Our easy guide to equity, LTV and loan sizes for second charges

10/01/2018

Although the Finance and Leasing Association member’s figures (June 2017) published that the average second charge loan is £48,000 many people borrow amounts in excess of £100,000. At the upper end the maximum published loan size is £2.5 million and several lenders are prepared to consider higher amounts upon referral.

The most common reasons for second charge borrowing are for home improvements or extensions, to purchase an overseas home, pay a tax bill or to fund the expansion of a business. It’s not limited to these reasons and most legal purposes are acceptable to our lenders.

Ultimately the maximum amount that you can borrow will come down the equity (LTV) in your property, your personal credit profile and most importantly your ability to service the proposed loan.

How do I calculate how much equity I have in my property?
Firstly, LTV stands for Loan To Value and it is used to calculate equity. If a lender states that their maximum LTV is 75% then it means that the maximum amount that you could borrow would be 75% of the value of your property, less the outstanding mortgage balance.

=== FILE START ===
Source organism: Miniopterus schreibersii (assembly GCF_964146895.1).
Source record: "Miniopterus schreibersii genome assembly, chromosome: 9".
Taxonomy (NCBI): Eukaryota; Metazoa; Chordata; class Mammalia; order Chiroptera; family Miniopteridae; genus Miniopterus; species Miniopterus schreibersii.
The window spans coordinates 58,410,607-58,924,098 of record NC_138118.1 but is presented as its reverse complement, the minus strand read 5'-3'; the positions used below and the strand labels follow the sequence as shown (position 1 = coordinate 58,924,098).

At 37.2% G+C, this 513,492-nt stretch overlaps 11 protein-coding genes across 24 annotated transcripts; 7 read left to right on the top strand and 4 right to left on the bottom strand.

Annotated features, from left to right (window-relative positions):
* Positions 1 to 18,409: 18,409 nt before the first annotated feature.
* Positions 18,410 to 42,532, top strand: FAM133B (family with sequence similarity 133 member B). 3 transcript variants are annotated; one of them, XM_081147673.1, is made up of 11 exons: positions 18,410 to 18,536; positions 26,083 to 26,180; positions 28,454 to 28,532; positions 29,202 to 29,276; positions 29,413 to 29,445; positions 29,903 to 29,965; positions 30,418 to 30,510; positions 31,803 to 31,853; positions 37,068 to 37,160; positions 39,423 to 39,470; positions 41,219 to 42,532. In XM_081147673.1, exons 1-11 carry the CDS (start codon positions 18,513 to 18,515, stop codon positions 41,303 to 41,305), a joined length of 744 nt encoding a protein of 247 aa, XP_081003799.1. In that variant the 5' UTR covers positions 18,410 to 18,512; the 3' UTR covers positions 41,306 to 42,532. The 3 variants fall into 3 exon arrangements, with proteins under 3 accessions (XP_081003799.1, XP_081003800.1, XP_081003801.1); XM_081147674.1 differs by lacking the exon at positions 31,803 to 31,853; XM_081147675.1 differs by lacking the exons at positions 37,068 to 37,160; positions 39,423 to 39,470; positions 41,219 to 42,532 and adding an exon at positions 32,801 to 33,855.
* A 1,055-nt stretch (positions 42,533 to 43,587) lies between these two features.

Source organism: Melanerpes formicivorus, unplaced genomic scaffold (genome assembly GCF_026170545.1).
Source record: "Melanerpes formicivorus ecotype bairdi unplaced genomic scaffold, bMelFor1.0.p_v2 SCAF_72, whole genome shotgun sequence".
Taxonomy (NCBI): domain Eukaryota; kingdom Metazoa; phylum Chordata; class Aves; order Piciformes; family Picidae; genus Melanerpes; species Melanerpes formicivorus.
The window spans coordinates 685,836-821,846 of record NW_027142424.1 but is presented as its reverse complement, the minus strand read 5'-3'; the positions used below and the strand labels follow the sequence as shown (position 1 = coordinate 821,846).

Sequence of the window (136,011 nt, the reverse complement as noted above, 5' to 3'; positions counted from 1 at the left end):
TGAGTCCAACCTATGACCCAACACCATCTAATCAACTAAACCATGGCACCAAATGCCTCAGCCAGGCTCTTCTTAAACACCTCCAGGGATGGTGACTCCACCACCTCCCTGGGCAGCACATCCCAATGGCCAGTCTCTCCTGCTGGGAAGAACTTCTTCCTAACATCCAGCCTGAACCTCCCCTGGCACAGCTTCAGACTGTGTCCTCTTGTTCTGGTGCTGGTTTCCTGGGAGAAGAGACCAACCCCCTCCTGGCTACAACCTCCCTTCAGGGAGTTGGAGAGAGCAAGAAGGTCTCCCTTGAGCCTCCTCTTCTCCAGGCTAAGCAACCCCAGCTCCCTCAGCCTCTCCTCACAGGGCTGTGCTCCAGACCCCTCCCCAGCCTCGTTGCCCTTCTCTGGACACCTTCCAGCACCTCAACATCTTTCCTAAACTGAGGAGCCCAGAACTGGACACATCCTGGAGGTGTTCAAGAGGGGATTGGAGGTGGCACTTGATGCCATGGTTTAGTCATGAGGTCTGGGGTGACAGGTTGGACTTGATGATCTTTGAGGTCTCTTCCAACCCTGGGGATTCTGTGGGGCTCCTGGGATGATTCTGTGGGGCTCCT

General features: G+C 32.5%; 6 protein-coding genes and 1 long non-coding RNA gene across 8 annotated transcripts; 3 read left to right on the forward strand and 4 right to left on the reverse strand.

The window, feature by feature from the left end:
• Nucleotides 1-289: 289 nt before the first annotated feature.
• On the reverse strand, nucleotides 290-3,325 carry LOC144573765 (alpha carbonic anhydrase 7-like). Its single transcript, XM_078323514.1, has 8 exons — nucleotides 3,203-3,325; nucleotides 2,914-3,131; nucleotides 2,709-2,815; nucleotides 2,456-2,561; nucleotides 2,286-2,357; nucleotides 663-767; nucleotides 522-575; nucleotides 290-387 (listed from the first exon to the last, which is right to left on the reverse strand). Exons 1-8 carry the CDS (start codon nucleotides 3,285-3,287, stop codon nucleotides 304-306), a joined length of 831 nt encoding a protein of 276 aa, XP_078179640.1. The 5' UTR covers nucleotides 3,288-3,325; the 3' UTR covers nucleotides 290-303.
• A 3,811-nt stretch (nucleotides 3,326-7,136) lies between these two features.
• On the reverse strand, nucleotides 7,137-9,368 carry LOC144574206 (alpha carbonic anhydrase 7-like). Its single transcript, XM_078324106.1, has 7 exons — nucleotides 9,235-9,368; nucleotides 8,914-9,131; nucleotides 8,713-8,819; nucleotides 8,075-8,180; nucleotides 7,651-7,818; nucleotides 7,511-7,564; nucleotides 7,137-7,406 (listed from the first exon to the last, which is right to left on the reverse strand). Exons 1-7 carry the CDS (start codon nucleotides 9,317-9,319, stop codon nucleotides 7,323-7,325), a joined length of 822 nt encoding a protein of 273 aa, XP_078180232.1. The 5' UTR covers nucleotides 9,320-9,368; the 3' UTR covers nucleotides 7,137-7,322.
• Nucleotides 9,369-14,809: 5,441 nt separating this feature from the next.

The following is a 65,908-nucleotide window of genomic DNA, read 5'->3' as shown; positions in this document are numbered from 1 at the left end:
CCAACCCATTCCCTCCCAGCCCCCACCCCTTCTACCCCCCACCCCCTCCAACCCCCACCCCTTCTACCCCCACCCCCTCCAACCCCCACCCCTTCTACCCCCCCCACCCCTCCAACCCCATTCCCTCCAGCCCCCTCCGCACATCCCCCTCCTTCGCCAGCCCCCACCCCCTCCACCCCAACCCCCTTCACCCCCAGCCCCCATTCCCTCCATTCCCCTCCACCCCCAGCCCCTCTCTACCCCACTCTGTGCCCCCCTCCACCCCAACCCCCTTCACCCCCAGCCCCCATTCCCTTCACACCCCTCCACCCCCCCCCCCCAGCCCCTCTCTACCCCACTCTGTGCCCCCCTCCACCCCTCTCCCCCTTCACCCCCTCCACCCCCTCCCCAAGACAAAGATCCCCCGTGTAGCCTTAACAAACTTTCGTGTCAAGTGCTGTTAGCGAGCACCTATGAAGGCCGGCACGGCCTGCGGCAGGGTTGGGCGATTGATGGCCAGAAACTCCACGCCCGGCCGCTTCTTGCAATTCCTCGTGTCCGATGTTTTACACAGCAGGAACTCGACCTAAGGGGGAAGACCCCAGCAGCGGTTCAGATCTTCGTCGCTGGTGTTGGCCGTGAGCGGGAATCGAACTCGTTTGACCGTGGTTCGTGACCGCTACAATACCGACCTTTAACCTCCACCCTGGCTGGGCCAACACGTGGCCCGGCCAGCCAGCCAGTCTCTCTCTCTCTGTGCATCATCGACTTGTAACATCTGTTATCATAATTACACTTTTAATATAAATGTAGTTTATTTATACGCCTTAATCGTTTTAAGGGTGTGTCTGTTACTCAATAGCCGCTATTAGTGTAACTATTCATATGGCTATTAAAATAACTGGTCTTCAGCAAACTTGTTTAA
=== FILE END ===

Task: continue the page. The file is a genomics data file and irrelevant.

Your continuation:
It might be easier to show a working example - so if your property is worth £500,000 and you have a mortgage of £250,000 and the lender agrees to lend to 75% LTV, then the maximum loan size they would consider would be £125,000. (Value of £500,000 x 75% = £375,000 less mortgage of £250,000 leaves a potential maximum loan of £125,000)

What is credit scoring and how does it affect me?
A number of the lenders on our panel take into account the credit score of an applicant given from a credit reference agency such as Equifax or Experian. Your credit score takes into account the conduct of any current or previous credit and things such as missed payments would generally have a negative effect and reduce your score. Basically, the higher your credit score the lower the interest rate offered.

Can I afford it?
Out of all of the assessments the most important one by far is affordability. It is in everyone’s interest that you are able to service the loan, not just now but throughout the whole duration of the loan.

In order to determine if you can afford the loan lenders build in a stress test to see if you could still afford the loan if your mortgage were to increase. They will only lend where they believe that you could continue to afford the loan should the rates rise by 3%. 

 

 

As a mortgage is secured against your home, it could be repossessed if you do not keep up the mortgage repayments. Think carefully before securing other debts against your home.

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